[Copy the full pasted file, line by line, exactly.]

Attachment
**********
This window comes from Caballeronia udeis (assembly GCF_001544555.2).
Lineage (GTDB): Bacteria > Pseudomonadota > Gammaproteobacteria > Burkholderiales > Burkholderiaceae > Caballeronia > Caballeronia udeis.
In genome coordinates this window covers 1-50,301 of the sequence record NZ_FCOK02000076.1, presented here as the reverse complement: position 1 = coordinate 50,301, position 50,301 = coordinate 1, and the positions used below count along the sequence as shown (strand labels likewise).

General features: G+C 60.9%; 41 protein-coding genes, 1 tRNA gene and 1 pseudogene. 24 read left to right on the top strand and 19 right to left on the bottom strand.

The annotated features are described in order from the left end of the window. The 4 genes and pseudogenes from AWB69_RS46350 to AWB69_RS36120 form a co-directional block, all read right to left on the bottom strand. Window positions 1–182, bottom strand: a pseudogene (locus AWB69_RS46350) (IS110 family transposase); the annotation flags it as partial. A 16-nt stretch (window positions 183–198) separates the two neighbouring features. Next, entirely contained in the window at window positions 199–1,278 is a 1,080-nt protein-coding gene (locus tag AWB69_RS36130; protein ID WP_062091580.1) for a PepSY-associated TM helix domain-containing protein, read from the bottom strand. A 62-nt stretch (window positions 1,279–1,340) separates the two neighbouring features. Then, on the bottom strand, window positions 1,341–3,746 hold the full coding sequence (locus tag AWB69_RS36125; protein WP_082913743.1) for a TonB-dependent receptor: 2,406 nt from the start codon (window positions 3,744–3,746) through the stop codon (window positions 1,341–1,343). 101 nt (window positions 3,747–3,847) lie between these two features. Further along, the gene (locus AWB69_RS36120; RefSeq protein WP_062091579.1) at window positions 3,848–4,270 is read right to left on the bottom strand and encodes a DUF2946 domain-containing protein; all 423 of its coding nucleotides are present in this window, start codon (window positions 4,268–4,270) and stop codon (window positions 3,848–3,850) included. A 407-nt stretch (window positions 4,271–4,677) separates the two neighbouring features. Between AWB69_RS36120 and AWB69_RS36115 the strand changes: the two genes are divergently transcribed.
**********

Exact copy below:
This window comes from Caballeronia udeis (assembly GCF_001544555.2).
Lineage (GTDB): Bacteria > Pseudomonadota > Gammaproteobacteria > Burkholderiales > Burkholderiaceae > Caballeronia > Caballeronia udeis.
In genome coordinates this window covers 1-50,301 of the sequence record NZ_FCOK02000076.1, presented here as the reverse complement: position 1 = coordinate 50,301, position 50,301 = coordinate 1, and the positions used below count along the sequence as shown (strand labels likewise).

General features: G+C 60.9%; 41 protein-coding genes, 1 tRNA gene and 1 pseudogene. 24 read left to right on the top strand and 19 right to left on the bottom strand.

The annotated features are described in order from the left end of the window. The 4 genes and pseudogenes from AWB69_RS46350 to AWB69_RS36120 form a co-directional block, all read right to left on the bottom strand. Window positions 1–182, bottom strand: a pseudogene (locus AWB69_RS46350) (IS110 family transposase); the annotation flags it as partial. A 16-nt stretch (window positions 183–198) separates the two neighbouring features. Next, entirely contained in the window at window positions 199–1,278 is a 1,080-nt protein-coding gene (locus tag AWB69_RS36130; protein ID WP_062091580.1) for a PepSY-associated TM helix domain-containing protein, read from the bottom strand. A 62-nt stretch (window positions 1,279–1,340) separates the two neighbouring features. Then, on the bottom strand, window positions 1,341–3,746 hold the full coding sequence (locus tag AWB69_RS36125; protein WP_082913743.1) for a TonB-dependent receptor: 2,406 nt from the start codon (window positions 3,744–3,746) through the stop codon (window positions 1,341–1,343). 101 nt (window positions 3,747–3,847) lie between these two features. Further along, the gene (locus AWB69_RS36120; RefSeq protein WP_062091579.1) at window positions 3,848–4,270 is read right to left on the bottom strand and encodes a DUF2946 domain-containing protein; all 423 of its coding nucleotides are present in this window, start codon (window positions 4,268–4,270) and stop codon (window positions 3,848–3,850) included. A 407-nt stretch (window positions 4,271–4,677) separates the two neighbouring features. Between AWB69_RS36120 and AWB69_RS36115 the strand changes: the two genes are divergently transcribed.